December 7, 2017
Why does Novaread exist?
It may seem obvious: we tutor kids to improve their grades. That isn’t the reason, though. We’re not against good grades. But what we’re really here for is happiness.
Children attend school from age 5 to around 18. That’s 13 years. A school year is roughly 195 days long, so there are about 2,535 school days, taking up nearly 50% of a child’s time during those years.
A typical school day begins at, say, 8:30, ending at around 3:00, some seven hours later. If getting ready for school takes an hour, and getting home from school 30 minutes, and there’s ‘only’ an hour of homework, we’re talking about nine-hour school days. That’s around 40% of the whole day, even including sleep hours.
Now imagine spending all that time feeling stupid…yet you’re smart. Imagine if, every one of those days, you wake up terrified. Imagine heading to school feeling completely unprepared, and often being in physical pain from the anxiety.
Imagine the reading you were supposed to know how to do was close to impossible to figure out. Imagine spelling tests are a strain on your memory and most often a dismal failure. Imagine math being a source of utter confusion and possible embarrassment. Word problems seem written in a foreign language. Or maybe you’re the child who can’t come close doing drills on times tables you stayed up late to practice for.
For many kids, this is reality.
In-class instruction is meaningless noise hitting their ears. Ideas, learned with great effort, remain stuck in their heads, because they don’t have the literacy skills to write them down. They’re constantly told to “pay attention,” “try harder,” and “focus,” despite being more locked on to the instruction than anyone else in the class.
Through 13 years, what kind of self-image does this form? Where’s the joy—except, possibly, on the day school’s out for good?
Here’s a real example, courtesy of a Novaread student’s mom, excerpted from a letter she sent us with permission to share it:
I am seeking any advice or thoughts you may have, concerning my daughter. I feel that I’m not doing enough for her…that I’m failing her. I’m at a loss for how to help her learn and cope in school.
Every day, since starting school last week, she has shed tears in the evening. The first day, a work sheet was passed out with questions, and she had to get a classmate to read every question to her, and then couldn’t answer them all in time. The second day, the teacher called out numbers in the 100’s for the class to write down. Everyone did so quickly and correctly, except her. Other children were saying it was too easy. The third day, the teacher gave them 12 questions, but she was only able to do three. The fourth day, she said that she could not get her work done again, and that her teacher spoke so fast, she did not know what she was supposed to do; her teacher’s voice just sounded like humming to her. Her friend said, “It’s so easy,” and she felt so bad, she cried silently while pretending to work with her head down so nobody could see.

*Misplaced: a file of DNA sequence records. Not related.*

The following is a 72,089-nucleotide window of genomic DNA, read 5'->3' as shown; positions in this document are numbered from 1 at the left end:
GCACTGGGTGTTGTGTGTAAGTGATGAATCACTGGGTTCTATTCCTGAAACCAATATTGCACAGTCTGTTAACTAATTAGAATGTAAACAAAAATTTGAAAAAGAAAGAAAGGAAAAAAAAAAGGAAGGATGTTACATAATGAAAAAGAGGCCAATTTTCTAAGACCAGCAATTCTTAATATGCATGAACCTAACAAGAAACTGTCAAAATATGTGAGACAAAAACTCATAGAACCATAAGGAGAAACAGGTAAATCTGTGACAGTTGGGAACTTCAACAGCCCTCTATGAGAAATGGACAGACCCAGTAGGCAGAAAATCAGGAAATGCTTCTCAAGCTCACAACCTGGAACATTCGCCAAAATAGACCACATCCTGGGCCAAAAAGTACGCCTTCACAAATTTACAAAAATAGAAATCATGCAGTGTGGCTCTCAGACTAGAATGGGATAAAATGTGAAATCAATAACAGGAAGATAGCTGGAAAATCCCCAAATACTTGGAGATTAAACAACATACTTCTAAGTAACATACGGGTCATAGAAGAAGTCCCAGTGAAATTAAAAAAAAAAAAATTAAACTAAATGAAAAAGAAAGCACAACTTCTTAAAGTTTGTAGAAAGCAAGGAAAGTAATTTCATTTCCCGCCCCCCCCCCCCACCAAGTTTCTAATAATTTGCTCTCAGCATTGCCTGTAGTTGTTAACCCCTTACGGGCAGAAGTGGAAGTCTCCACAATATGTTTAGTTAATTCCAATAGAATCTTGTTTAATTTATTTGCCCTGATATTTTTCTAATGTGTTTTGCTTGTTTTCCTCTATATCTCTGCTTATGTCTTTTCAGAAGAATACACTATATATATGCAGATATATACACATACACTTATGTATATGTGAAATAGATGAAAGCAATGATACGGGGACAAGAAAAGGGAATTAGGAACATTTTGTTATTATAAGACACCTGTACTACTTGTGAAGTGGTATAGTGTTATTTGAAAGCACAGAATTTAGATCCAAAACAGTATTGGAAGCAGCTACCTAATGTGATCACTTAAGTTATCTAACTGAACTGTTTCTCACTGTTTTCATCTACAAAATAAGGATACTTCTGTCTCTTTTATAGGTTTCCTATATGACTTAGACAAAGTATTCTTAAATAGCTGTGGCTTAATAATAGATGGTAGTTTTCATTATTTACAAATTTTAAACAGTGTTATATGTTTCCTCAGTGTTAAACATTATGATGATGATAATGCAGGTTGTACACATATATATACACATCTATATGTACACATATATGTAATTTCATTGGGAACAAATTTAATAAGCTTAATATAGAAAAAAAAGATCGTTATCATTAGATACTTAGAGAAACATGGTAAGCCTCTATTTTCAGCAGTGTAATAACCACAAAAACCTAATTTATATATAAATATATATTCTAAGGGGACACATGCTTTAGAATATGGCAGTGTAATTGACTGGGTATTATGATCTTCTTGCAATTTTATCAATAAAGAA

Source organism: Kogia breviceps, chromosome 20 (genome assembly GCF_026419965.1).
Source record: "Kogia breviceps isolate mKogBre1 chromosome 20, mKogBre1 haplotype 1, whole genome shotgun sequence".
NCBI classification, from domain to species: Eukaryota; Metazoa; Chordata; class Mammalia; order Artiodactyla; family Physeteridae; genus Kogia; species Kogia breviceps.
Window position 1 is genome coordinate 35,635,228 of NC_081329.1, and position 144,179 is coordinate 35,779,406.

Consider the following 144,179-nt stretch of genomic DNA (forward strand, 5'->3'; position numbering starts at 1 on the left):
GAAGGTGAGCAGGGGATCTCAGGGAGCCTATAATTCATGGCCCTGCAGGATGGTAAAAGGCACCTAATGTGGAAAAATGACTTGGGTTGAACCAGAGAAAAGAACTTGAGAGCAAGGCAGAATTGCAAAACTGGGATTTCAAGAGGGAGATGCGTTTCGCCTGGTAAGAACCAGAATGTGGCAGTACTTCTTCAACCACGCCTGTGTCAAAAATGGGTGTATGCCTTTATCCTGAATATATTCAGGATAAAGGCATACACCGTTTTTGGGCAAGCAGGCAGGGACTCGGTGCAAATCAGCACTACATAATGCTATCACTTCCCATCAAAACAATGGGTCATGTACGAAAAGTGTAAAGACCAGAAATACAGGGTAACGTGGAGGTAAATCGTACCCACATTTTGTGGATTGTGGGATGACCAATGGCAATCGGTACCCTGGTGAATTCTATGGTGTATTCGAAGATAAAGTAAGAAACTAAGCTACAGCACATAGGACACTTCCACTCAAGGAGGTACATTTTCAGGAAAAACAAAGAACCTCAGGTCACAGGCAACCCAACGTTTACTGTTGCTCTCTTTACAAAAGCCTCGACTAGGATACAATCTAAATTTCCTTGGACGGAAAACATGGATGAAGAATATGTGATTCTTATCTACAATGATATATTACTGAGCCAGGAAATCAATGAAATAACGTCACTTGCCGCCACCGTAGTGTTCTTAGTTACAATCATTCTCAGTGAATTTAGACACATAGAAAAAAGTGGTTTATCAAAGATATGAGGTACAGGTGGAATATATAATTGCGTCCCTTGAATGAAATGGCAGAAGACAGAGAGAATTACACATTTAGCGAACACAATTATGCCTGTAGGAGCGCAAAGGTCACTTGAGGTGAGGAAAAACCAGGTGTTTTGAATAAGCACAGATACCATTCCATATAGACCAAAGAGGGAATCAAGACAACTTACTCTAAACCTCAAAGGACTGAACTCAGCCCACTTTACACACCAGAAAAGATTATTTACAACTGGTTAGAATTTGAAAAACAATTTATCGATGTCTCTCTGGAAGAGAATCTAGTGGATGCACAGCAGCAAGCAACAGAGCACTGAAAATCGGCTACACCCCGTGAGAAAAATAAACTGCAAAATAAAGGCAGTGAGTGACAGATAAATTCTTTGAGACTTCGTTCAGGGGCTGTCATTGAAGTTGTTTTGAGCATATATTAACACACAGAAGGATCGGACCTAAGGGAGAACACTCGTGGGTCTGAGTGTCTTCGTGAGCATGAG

We’re beside ourselves with the thought of her sitting there every day, feeling so ashamed and helpless. We spoke with her about how she has not had the same start as her friends. We talked about her brain, and how Novaread is helping her build that little piece that was not there when she started school…how when she is all finished, she will have the same literacy and math skills as many of the other children in her class. At this point, she asked, “So, I’m still smart, right?” We told her she will always have friends who will be quite smart, and other friends who will have challenges, and that everyone has their strengths. We talked about her strengths—how socially smart, how clever and witty she is, how observant she is, how she connects things that other people don’t even notice, and of course her athleticism.
We talked about how Mommy has a meeting with the teacher on Monday, to explain in detail what her learning needs are, which then will make a difference in the classroom. But I’m so nervous. What if they don’t take an active interest in supporting her? I think her teacher may be unaware.
I sent an email to school, outlining my daughter’s history and needs, but have not heard back. The night before last, when she came home in tears, I called the principal, who scheduled a meeting. You have so much experience with children who have these sorts of challenges, and I wonder if you have any advice?
The good news is that this little girl won’t spend 13 years struggling with these problems. And no child should. At Novaread, we help kids overcome learning difficulties, and go on to succeed in school…and life.
So, when asked why Novaread exists, or what we do, our answer is simple:
We provide relief.
We work with families motivated to invest in their children’s health and well-being. We unlock the learning potential in those students, through the diagnosis and remediation of their learning difficulties. We enable our students to realize the full extent of their natural abilities, and gain a positive self-image.
Our reason for being comes down to two words: